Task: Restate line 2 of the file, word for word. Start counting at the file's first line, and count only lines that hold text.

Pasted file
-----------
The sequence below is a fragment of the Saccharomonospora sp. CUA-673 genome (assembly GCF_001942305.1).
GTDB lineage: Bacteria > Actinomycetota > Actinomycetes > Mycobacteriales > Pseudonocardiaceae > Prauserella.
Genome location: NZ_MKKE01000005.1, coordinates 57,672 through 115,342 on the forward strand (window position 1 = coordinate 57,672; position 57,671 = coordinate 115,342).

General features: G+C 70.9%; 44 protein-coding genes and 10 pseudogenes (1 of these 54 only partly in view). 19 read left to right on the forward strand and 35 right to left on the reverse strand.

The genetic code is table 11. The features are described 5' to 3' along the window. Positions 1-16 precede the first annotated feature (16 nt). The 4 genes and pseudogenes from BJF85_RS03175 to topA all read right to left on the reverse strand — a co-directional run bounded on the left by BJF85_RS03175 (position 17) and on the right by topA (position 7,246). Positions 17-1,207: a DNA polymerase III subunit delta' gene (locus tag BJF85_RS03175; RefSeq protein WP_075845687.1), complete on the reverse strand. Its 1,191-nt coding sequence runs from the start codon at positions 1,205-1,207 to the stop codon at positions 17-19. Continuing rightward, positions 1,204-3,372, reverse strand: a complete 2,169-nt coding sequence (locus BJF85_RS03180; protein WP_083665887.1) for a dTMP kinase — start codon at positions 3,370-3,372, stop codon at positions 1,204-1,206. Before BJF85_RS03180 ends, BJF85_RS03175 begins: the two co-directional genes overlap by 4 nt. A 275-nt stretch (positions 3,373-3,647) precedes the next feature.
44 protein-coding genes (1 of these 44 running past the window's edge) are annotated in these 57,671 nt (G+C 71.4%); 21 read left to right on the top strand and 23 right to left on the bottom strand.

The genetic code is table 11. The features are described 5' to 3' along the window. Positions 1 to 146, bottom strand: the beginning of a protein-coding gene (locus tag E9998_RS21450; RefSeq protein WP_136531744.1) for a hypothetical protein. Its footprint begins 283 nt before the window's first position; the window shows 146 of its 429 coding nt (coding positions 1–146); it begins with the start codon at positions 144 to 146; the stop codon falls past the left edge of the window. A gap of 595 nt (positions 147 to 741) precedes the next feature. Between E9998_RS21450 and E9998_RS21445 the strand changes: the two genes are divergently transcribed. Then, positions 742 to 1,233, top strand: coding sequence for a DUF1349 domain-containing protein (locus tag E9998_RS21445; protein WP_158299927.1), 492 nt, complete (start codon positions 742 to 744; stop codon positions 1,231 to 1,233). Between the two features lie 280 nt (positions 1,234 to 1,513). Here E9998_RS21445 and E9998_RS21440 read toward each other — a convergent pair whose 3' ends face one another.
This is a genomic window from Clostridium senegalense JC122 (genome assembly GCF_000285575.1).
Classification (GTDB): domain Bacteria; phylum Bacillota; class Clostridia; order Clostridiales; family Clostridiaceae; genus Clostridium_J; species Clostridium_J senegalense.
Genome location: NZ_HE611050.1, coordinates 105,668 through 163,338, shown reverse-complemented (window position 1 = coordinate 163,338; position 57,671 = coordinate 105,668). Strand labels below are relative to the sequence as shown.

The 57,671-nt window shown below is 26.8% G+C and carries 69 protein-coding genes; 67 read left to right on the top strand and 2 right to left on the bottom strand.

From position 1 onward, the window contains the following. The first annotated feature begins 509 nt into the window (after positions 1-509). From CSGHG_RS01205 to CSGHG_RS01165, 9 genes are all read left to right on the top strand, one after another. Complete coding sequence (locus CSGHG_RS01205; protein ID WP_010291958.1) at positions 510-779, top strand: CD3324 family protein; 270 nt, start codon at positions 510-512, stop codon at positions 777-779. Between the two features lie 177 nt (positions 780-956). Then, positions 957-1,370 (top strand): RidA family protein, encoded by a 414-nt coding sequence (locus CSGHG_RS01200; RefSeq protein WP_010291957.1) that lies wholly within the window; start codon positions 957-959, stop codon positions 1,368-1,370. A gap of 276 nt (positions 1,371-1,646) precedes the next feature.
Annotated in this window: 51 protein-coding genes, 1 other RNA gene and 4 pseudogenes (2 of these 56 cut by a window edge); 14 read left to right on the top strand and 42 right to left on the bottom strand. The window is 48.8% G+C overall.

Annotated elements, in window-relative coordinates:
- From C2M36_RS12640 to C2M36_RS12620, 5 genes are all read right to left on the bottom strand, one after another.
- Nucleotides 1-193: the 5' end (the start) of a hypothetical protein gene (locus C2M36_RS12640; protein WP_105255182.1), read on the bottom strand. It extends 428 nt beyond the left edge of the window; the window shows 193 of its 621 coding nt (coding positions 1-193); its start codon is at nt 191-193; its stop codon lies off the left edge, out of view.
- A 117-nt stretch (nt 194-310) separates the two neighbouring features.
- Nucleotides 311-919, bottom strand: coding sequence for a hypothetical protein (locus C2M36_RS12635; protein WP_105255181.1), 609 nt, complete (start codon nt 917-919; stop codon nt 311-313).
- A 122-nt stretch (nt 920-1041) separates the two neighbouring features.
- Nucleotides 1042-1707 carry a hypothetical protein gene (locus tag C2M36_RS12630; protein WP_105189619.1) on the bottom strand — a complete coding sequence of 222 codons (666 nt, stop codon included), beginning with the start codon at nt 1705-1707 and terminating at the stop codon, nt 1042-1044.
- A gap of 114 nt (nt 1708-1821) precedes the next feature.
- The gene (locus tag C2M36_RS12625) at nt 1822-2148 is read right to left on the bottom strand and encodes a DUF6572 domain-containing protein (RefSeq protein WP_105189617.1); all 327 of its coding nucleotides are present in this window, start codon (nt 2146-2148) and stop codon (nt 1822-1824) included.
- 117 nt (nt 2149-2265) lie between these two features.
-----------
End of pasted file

GTDB lineage: Bacteria > Actinomycetota > Actinomycetes > Mycobacteriales > Pseudonocardiaceae > Prauserella.